In a honey bee colony, there are several castes. These include the Queen bee, the drone bee and the worker bee. Each caste has a very special and specific job, and we are going to explore the job description of the drone bee.
Honey bee drones are the mysterious male honey bees of the hive. They are the ONLY MALE honey bees. There are also very few drones that exist in any given bee hive. In a colony of say 15,000 honey bees, there may be only be 30 drones, and there is a reason why.
We are going to tell you all about the life of the honey be drone, what their important job is in the colony, and why there are so few drones in a bee hive.
Honey Bee Drones | What Is A Drone Bee
Drone bees. They can come and go from the hive as they please and they have zero participation in hive maintenance or foraging and they obviously don't lay eggs as they are the only males of the colony. Everything seems great, that is, until the worker bees decide they don't need them anymore.
We are going to cover a number of topics in this article about drone bees and they include:
- What a honey bee drone is
- What the job of a drone is
- How to identify a honey bee drone
What is a honey bee drone?
What is a honey bee drone? A honey bee drone is the male offspring of the Queen bee. They have one very important function, and that is to mate with a Queen from another hive. Once they have achieved that goal they instantly (and explosively) die.
A honey bee Queen can choose to fertilize an egg or not. The way a Queen decides whether or not to fertilize an egg is based on the diameter of the wax cell she is laying into.
You see, when drone brood are needed, worker bees build drone cells that are about 17% larger than normal (5.2mm is the size for a regular worker bee cell whereas 6.2mm is the size for a drone cell).
When the Queen bee approaches the drone cell to lay her egg into, she measures the cell with her forelegs. If the cell is large, she will not fertilize the egg and it will become a drone bee.
Drones are larger than worker bees so they need larger cell diameters. When the Queen sees these larger cells, she knows that more drones are needed and lays accordingly.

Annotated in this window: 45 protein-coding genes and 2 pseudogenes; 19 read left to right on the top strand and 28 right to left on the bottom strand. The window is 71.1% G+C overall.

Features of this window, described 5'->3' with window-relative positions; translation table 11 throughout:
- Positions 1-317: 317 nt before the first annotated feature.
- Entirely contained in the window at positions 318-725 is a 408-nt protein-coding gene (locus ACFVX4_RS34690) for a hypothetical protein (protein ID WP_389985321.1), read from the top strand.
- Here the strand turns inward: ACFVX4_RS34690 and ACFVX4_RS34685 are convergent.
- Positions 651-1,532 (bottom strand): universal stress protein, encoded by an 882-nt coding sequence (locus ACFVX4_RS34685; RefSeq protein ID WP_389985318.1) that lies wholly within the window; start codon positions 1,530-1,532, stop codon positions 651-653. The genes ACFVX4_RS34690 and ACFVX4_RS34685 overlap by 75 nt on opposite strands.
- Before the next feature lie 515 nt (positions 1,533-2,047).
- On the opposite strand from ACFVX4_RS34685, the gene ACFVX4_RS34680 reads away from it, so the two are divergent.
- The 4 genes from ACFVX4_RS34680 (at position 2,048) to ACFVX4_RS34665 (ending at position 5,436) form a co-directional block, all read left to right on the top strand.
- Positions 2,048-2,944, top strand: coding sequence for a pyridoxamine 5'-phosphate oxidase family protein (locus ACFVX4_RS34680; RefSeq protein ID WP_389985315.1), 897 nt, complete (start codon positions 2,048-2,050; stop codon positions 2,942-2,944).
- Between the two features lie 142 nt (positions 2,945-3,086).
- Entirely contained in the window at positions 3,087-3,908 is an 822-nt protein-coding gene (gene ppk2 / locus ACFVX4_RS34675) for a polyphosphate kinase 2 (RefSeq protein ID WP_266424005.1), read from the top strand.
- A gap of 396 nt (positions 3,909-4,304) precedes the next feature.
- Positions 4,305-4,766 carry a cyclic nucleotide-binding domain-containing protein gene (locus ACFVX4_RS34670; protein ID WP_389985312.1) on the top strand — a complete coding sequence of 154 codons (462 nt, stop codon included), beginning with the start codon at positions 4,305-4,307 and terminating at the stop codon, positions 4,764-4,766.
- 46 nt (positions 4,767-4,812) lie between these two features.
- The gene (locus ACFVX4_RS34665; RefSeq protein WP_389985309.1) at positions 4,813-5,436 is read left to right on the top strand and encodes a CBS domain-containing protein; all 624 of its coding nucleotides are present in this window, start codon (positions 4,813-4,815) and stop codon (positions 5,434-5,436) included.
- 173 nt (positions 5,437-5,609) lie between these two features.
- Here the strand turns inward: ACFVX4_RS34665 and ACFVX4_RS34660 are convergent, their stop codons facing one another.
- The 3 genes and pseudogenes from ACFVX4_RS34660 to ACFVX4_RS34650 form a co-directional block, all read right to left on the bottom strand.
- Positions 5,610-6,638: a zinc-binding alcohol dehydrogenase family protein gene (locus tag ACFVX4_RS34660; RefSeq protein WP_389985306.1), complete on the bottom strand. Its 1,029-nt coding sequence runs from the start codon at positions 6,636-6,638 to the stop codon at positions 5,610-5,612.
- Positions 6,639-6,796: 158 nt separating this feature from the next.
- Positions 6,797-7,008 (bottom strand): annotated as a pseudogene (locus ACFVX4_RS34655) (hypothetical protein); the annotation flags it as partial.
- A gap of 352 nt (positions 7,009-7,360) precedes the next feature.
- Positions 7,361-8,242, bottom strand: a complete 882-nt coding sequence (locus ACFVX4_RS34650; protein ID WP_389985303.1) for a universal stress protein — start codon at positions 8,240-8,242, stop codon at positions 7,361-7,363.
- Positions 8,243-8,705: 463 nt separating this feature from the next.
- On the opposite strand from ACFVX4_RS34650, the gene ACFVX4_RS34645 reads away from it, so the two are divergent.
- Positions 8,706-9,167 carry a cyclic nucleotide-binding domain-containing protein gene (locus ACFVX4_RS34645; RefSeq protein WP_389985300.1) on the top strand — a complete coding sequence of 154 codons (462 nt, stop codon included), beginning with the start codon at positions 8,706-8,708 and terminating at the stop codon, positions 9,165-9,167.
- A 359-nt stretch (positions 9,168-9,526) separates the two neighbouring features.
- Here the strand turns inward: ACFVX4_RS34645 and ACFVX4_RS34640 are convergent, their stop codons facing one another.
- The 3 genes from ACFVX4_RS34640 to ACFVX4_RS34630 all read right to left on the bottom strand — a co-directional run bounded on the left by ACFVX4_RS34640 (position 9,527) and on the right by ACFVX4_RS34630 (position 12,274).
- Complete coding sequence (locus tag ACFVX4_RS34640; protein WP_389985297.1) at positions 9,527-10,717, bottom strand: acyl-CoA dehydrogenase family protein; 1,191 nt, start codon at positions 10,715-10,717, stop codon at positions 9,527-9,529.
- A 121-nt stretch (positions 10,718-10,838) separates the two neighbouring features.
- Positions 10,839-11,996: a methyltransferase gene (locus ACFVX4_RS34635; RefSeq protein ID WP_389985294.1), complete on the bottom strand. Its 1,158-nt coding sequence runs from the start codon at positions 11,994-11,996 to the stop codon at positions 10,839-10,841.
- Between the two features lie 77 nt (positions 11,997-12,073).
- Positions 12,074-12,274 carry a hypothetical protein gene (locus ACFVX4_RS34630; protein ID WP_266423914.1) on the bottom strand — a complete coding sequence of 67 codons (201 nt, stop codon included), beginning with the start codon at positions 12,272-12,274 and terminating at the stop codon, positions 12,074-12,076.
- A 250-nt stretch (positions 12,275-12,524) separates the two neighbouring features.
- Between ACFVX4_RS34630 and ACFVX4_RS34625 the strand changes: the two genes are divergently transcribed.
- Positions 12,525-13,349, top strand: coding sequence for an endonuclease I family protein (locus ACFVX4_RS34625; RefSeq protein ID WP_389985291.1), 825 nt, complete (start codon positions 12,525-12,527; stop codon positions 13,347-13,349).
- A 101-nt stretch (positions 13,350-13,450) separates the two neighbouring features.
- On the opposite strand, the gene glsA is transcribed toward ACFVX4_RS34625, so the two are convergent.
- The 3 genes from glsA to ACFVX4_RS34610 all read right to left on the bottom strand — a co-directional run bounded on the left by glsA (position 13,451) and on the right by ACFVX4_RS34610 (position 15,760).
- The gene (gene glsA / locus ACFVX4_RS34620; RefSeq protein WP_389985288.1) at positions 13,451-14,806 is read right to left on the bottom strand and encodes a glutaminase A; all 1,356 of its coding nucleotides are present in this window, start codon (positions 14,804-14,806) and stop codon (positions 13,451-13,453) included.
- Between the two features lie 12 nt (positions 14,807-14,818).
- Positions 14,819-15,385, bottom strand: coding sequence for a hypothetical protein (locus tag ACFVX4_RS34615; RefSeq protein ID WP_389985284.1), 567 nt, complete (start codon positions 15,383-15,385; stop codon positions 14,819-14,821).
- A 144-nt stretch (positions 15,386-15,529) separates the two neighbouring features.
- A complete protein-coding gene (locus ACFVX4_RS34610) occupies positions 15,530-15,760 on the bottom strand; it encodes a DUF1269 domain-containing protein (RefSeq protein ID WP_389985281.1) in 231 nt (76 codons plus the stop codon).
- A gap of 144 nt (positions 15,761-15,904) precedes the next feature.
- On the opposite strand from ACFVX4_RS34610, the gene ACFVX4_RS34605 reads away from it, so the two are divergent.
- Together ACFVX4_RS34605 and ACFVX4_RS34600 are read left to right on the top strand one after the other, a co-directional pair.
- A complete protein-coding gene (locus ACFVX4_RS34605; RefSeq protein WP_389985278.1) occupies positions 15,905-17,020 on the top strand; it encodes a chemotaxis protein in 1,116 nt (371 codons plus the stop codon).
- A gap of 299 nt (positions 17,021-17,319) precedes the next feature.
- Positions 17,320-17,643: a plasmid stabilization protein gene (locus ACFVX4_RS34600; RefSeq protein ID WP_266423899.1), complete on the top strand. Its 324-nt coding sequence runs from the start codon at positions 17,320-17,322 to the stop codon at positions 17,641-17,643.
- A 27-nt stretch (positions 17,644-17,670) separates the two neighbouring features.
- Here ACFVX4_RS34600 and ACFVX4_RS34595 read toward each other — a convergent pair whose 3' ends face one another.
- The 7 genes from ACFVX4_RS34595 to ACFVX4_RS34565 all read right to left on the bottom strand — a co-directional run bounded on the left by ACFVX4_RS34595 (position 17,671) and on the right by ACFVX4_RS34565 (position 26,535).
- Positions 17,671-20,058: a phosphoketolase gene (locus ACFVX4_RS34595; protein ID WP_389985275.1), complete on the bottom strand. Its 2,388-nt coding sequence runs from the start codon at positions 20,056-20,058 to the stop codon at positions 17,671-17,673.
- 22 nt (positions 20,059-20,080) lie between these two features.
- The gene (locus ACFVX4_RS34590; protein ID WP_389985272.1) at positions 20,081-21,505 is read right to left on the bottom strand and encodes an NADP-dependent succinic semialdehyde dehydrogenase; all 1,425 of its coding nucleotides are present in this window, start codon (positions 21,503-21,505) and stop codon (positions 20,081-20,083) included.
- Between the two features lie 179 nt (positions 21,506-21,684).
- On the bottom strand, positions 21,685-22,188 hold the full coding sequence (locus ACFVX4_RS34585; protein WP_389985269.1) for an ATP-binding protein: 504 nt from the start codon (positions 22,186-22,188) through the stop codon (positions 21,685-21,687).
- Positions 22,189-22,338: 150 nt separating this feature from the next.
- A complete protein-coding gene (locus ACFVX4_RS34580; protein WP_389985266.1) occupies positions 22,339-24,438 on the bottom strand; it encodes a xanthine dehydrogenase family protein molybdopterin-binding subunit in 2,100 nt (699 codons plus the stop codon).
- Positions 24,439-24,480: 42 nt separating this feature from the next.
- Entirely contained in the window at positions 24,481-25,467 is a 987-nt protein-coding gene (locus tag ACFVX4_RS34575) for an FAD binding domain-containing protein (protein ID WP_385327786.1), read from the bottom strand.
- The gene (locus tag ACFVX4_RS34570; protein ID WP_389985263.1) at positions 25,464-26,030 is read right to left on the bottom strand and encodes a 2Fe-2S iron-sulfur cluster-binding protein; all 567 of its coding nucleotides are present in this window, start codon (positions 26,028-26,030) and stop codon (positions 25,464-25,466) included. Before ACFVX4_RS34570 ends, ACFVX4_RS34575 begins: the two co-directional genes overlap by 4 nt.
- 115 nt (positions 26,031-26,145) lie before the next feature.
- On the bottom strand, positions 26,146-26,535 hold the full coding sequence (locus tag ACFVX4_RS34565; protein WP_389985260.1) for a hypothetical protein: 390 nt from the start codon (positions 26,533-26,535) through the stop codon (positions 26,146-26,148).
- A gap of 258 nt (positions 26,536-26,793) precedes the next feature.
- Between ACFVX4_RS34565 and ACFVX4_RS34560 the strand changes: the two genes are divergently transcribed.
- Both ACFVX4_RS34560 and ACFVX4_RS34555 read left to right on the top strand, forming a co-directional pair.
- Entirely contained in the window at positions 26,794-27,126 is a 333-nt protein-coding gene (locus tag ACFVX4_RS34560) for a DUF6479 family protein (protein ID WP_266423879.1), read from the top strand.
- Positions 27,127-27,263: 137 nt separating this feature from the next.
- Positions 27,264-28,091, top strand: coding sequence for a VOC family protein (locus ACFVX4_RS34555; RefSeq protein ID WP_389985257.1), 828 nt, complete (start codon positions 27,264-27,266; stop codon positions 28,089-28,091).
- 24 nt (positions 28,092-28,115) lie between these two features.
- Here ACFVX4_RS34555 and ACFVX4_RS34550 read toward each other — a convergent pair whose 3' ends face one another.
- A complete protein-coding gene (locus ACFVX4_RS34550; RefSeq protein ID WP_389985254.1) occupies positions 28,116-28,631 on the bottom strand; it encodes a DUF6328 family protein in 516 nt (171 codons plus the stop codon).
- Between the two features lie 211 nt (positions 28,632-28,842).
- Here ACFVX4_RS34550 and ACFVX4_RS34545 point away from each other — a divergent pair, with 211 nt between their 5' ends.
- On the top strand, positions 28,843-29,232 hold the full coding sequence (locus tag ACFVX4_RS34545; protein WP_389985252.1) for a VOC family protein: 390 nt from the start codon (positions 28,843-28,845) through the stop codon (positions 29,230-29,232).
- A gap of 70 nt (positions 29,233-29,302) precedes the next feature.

Once the drone eggs are laid into the larger drone cells and are capped by the worker bees, they can also be identified as drone cells as they are capped with a bulge; an almost bullet-shaped capping. They are now known as capped drone brood.
Seeing these developing drone bees (drone brood) in their cells are very obvious when viewing the hive frame.
Here is an example of a larvae in one of our backyard frames. This was probably a Queen developing.
What is the job of a drone bee?
Drone bees perform no other tasks in the hive other than to mate with a Queen bee. If the drone is successful in mating with a Queen, he will instantly die. Keep in mind, that the drone will not mate with the Queen of his own hive as he is her own offspring. He will mate with the Queen from another hive with whom he will encounter on her one mating flight.
Furthermore, since breeding is the only function of the drone bees, they are evicted from the hive before winter as mating only happens in the spring and summer months. To keep the drones alive through the winter, they would only consume that valuable honey which is needed to keep the hive alive. So bye bye drones!
When it is time to evict a drone bee, the worker bees will attack the drones, chew off their wings and leave them for dead at the front of the hive. Cruel, but as with all things related to the honey bee, the colony comes first.
How to identify a honey bee drone
The most distinguishing feature of a honey bee drone is that they are about 30% larger than worker bees (but not quite as large as the Queen, keep in mind). That, along with their very large eyes on top of their heads make drones stand out fairly obviously.
Drones do not defend the hive like worker bees, so they have no stingers.
Drones are also very loud when they fly. As a young boy, I recall my father bringing the occasional drone to the house and watching as they crawled on my arm. I do the same with my kids now as a fun way to talk about bees with them.
There is no fear of them being stung as drones have no stingers, and this does not harm the drone in any way. Just be sure you can properly identify a drone yourself before attempting to touch one.
Here is a photo of a drone who was injured outside one of our hives. Notice his huge eyes? Also, we love finding drones because they have no stingers. We can let them walk around on our hands and get to know them, and it doesn't harm them or us.
Drones in summary
To summarize everything about a drone bee;
- Drone bees come from the Queen bee's unfertilized egg
- Drone larvae are raised in larger cells with bullet-shaped caps
- Drone bees are the only male bees in the hive
- Drone bees are about 30% larger than worker bees, but are not quite as large as the Queen bees
- Drone bees have very large eyes on the tops of their head
- Drone bees have no stinger
- The only job of a drone is to mate with the Queen bee of another hive, which upon doing, he instantly dies
- Drone bees are only alive for mating seasons. Worker bees get rid of any drone bees before winter
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